A suitable partner selection to validate CRM implementation

Customer relationship management (CRM) is an approach to manage a business’s relations with both its current and potential customers. In the previous study, it has been discussed that companies go through five different phases to improve their customer relations. Having built the CRM project foundations, the next phase involves the specification of needs for the CRM and selecting the right suitable partner in conduction of CRM (Buttle, 2013). The importance of this phase lies in the fact that it involves activities such as process data review and gap analysis, initial technology specification and request for proposals.

Steps in specifying the CRM needs and choosing the right suitable partner
Steps in specifying the CRM needs and choosing the right suitable partner

The process of mapping and refinement

Process mapping is the method of designing how the complete business operation will work to deliver customer needs and retaining them. After risk planning, the step by step processes needs following for achieving performance and mitigating the perceived risks. This step actually involves practical application and is usually said ‘trial run’. However, Buttle, (2013) theorized that businesses use three forms of business mapping;

  • The vertical and horizontal process
  • Front and back-office process
  • Primary and secondary process

These processes, however, differ from one business to another on the basis of the objectives and operations of the business. The business processes comprise of activities performed by people and technology in order to achieve the desired outcome. Exploring the best modes of process mapping helps in better operational performance. Better performance remains indicated by increased sales, increased requests by customers and fewer customer complaints. Now, the question is how do the businesses use these processes or decide which process to use and make the choice of a suitable partner.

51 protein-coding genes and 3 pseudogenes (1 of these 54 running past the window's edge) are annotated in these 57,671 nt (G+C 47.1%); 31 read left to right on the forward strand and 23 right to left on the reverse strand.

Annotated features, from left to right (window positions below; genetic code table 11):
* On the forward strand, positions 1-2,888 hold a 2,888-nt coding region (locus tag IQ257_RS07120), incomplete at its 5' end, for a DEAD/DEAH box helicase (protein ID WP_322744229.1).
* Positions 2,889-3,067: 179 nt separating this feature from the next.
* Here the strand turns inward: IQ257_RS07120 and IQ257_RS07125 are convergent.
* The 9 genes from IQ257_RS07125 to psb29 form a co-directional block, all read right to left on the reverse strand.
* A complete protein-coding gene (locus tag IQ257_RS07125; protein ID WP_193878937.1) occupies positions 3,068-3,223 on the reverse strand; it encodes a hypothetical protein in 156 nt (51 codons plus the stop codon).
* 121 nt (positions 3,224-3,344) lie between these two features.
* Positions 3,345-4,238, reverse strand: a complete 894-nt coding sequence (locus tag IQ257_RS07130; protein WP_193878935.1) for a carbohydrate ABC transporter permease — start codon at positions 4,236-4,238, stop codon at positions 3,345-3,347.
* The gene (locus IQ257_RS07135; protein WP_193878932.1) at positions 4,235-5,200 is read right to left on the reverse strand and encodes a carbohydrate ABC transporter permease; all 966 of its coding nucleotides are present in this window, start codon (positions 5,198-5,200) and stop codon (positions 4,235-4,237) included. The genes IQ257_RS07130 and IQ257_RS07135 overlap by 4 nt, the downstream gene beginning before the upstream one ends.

Identifying the processes of business operations

Vertical processes remain situated entirely within a business function. A business that handles all the processes right from resource acquisition to sale of final products usually uses the vertical process (Wangler and Paheerathan, 2000). For instance, Walmart and Tesco use vertical process mapping, whereby they plan the business operations right from the top of the supply chain to market sales. On the other hand, businesses that work only on one dimension of business like sales and marketing or financial consulting use the horizontal as they focus on a single process.